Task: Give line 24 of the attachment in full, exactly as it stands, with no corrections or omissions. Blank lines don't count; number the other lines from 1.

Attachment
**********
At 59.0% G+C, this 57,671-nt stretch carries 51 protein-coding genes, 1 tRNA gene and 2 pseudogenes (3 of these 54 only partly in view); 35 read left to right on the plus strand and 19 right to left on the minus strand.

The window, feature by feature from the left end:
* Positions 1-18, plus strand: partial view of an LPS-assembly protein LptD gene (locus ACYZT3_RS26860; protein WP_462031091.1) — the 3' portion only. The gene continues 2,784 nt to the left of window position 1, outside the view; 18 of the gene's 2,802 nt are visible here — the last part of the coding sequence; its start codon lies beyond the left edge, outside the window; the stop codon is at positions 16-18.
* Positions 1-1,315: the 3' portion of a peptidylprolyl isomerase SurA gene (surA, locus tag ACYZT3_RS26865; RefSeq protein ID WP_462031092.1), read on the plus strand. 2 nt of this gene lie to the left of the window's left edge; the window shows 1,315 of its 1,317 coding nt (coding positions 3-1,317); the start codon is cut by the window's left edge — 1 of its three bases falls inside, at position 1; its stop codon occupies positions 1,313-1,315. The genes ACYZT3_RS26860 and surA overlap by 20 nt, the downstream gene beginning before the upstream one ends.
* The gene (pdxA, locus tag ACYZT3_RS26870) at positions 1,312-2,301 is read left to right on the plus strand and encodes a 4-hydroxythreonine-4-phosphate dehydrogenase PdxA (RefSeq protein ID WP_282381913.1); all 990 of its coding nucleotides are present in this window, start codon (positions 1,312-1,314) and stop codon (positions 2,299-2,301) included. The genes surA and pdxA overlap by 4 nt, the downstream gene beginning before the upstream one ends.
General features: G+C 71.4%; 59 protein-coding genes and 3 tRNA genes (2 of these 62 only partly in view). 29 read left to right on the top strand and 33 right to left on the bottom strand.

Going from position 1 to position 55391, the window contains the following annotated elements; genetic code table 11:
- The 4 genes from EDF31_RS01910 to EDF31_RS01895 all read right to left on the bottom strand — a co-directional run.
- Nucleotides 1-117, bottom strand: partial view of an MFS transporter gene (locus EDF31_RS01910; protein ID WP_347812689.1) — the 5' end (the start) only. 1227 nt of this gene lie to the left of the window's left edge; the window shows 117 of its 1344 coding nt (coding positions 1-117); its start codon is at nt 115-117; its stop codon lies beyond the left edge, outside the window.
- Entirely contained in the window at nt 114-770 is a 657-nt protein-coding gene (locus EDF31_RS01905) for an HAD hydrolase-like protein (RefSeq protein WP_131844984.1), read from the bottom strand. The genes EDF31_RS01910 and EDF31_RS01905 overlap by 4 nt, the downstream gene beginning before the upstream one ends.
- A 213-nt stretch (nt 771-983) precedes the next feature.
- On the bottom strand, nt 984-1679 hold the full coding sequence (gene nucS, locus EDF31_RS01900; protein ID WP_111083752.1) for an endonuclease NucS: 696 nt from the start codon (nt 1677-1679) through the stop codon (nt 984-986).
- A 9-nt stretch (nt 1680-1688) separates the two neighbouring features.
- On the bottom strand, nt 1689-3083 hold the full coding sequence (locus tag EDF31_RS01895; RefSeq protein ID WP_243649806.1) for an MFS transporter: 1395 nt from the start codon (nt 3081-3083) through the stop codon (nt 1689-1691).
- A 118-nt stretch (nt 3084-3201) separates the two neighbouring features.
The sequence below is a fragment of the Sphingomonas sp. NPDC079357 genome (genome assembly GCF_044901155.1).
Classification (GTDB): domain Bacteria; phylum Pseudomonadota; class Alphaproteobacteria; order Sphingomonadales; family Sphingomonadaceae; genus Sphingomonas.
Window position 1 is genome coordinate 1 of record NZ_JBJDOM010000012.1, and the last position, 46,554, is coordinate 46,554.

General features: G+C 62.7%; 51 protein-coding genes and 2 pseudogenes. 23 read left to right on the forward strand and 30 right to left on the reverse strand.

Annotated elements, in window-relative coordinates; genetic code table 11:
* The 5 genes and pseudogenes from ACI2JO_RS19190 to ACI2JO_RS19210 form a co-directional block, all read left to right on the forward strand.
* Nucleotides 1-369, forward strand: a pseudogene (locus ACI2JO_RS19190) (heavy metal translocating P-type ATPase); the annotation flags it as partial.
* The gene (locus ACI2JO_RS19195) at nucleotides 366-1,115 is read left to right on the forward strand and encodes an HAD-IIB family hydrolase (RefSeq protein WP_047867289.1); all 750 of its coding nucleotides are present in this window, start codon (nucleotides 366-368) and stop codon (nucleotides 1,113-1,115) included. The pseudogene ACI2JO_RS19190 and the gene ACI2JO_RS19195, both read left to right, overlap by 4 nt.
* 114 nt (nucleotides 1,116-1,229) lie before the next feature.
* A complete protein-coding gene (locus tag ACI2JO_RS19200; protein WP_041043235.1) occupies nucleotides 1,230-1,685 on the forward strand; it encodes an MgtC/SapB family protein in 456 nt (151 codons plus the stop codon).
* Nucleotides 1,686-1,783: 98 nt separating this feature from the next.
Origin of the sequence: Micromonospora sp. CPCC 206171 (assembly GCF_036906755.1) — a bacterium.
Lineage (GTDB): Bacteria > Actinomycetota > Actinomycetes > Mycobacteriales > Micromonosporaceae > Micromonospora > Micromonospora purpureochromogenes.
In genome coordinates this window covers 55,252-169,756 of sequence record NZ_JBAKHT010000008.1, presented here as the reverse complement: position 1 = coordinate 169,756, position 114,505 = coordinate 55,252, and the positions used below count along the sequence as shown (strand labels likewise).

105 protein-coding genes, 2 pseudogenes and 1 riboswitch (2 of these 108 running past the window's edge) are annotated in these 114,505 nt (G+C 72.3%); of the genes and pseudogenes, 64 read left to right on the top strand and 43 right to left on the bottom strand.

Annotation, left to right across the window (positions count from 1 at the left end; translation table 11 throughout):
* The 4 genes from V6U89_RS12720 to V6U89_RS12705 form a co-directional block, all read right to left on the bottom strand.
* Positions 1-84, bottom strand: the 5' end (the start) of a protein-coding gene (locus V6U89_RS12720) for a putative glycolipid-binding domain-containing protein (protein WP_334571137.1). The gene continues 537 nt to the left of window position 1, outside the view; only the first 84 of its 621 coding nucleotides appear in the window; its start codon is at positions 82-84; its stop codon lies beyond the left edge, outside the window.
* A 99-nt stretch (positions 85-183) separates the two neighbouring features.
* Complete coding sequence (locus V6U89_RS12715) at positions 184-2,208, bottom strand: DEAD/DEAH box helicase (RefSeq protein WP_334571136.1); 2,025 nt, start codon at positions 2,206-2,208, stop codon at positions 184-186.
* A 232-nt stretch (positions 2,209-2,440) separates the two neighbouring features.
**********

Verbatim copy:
* 114 nt (nucleotides 1,116-1,229) lie before the next feature.